The correct way to perform CPR – as shown by actor Connor Swindells


    But he’s not just performing the life-saving technique on any old manikin.

    In fact, the Sussex-born star begins CPR on a version designed to look exactly like him – complete with chiselled abs.

    The actor teamed up with Resuscitation Council UK, as part of its ‘Restart a Heart’ campaign, to help increase awareness of CPR.

    In the two-minute film, he said: “When Resuscitation Council UK needed a big name to teach the public CPR, I said absolutely.

    “I can’t work with just any manikin. Something relatable, but handsome, lovable yet tough. A manikin you’d want to save.”

    The manikin is set to go on a tour around schools, community groups and workplaces across the UK in a bid to boost Britain’s ability and confidence to perform life-saving CPR.

    It comes after research found 74 percent of people have learned how to perform CPR – but just 44 percent feel confident in performing if someone was in a state of cardiac arrest.

    Dr James Cant, chief executive at Resuscitation Council UK, said: “Connor’s involvement in our campaign will help spread awareness of how easy it is to learn CPR.

    “The survey results are encouraging in the sense there’s a large amount of people in the UK who know how to perform CPR, which can help save the life of someone in cardiac arrest.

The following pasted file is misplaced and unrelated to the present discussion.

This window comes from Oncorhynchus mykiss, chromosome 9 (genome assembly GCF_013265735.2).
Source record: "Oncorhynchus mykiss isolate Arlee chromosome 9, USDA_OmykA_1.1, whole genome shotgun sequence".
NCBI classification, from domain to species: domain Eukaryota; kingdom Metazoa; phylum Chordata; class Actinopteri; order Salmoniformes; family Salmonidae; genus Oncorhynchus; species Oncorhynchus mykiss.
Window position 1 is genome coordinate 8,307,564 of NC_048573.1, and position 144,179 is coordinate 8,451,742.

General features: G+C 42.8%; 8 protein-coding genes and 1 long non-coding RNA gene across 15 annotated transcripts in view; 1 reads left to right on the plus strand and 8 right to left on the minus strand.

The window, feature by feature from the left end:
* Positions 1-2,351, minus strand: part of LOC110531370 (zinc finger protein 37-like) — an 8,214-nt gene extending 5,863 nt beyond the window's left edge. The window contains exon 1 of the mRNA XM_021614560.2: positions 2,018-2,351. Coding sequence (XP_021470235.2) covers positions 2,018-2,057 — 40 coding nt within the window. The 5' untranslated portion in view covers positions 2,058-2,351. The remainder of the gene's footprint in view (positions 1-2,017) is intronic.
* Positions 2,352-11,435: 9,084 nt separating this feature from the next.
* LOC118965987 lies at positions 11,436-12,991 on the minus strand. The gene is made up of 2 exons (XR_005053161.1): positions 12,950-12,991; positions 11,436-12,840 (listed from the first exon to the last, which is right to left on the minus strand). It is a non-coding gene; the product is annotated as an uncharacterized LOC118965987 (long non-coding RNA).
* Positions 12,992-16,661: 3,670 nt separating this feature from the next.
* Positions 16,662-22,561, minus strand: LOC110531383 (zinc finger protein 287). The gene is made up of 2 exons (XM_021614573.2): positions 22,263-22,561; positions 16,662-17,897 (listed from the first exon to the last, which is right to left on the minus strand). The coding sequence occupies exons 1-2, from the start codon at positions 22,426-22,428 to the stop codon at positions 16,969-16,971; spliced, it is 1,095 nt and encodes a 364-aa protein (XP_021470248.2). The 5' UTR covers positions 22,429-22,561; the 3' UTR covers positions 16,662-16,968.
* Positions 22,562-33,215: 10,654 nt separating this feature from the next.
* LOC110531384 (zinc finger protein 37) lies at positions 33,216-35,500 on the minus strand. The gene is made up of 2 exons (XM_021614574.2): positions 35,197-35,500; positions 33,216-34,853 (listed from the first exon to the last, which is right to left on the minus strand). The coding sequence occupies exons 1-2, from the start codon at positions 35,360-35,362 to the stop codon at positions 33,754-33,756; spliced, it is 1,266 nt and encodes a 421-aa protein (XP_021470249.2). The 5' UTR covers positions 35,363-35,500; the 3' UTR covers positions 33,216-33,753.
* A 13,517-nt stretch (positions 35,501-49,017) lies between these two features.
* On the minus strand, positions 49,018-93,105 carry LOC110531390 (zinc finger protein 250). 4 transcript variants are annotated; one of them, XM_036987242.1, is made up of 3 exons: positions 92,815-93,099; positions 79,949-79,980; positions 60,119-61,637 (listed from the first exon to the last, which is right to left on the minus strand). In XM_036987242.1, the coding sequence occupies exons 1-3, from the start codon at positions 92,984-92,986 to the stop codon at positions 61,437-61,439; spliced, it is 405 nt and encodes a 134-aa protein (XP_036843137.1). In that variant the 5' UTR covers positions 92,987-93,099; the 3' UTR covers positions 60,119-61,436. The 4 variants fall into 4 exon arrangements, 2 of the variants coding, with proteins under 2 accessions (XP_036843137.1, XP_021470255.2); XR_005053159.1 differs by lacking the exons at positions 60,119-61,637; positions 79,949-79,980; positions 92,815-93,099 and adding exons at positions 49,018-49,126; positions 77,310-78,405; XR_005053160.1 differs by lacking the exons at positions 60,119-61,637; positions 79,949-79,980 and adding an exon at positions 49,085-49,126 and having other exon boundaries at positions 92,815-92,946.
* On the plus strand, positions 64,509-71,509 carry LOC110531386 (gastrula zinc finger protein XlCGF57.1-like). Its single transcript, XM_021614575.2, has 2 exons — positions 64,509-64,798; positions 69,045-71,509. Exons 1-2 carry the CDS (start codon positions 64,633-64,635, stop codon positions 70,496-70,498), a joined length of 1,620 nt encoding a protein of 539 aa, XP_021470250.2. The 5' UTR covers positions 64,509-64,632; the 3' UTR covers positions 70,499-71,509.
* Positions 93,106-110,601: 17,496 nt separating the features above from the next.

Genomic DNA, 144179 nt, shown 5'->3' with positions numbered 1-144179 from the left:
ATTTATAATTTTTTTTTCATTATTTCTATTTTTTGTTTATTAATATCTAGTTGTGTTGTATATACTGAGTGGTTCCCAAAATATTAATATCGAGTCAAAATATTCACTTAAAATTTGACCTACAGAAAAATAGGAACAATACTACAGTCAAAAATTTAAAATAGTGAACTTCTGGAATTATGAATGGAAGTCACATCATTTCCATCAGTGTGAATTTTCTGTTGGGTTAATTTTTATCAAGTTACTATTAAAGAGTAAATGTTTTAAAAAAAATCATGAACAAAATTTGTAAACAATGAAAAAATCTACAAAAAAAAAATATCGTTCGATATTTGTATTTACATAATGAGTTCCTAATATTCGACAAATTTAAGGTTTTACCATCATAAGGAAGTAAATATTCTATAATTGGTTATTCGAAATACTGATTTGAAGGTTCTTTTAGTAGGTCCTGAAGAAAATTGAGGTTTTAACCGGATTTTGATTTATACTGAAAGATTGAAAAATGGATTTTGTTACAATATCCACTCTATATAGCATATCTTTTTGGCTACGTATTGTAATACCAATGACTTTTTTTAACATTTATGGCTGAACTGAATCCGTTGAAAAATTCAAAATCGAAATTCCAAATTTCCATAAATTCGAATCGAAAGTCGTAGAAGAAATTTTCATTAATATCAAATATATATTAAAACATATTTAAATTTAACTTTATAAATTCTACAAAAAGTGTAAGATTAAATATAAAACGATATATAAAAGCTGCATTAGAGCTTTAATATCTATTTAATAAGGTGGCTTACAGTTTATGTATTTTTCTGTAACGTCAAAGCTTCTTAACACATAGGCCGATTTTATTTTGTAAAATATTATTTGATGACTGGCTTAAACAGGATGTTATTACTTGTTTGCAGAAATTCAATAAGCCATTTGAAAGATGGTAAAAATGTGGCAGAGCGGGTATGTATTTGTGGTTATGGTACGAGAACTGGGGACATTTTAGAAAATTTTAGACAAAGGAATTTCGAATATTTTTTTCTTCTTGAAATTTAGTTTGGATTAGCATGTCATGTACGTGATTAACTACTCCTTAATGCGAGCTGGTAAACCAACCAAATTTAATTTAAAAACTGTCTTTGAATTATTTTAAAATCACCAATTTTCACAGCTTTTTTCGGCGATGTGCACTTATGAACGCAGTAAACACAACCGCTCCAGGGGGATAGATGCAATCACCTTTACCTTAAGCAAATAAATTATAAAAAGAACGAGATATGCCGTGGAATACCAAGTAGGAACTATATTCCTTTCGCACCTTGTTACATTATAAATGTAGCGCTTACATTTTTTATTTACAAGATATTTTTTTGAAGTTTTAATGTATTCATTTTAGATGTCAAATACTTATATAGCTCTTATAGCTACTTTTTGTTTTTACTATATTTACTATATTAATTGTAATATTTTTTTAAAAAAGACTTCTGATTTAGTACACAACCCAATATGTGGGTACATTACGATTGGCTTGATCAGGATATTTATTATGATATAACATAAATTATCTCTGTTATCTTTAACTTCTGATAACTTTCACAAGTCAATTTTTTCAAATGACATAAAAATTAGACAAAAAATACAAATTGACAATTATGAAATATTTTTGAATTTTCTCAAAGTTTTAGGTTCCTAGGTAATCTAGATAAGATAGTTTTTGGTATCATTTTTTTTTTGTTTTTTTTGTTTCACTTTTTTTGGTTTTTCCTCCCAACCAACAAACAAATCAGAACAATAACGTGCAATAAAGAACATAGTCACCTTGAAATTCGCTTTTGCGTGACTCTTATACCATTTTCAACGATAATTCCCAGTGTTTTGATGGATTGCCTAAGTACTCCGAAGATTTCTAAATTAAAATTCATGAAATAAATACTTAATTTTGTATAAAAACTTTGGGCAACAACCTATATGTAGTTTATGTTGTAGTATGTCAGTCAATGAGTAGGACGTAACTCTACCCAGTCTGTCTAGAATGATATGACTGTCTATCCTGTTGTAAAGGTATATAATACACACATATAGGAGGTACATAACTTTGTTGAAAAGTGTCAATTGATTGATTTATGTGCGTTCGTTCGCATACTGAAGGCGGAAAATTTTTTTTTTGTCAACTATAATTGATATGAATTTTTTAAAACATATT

“But there is also some way to go in getting more people engaged and feeling confident they can make a difference if needed.

    “We want people to have the self-belief and conviction that in a moment of need, they can act to help save someone’s life.”

    The research, carried out by OnePoll on behalf of Resuscitation Council UK, found CPR was the most taught technique people learned on first aid courses.

    But it only ranked fifth in the list of skills adults felt most confident performing, behind dressing a wound, treating a burn, stopping excessive bleeding and treating a sprain.

    Those who did not want to learn CPR, said it was due to a belief they would not react well in an emergency situation (23 percent), and they wouldn’t want to put their mouth on another stranger (17 percent).

    It also emerged 46 percent had previously administered CPR or knew of someone that had.

    Dr James Cant added: “CPR is simple to learn, but as we can see, many people don’t have the confidence, or are afraid of doing it wrong.

    “Everyone needs to watch this short film and learn CPR – it takes less than two minutes.

    “If you are reluctant or unable to do rescue breaths, hands-only CPR will still give the person the same chance.

    “Be confident to intervene and give it a go – you can’t make things any worse, instead, you could bring someone’s heart back to life.”


    Previous articleOwning one of these dog breeds is illegal in the UK
    Next articleNCIS season 20 episode 4 cast: Who is in Leave No Trace?


    Please enter your comment!
    Please enter your name here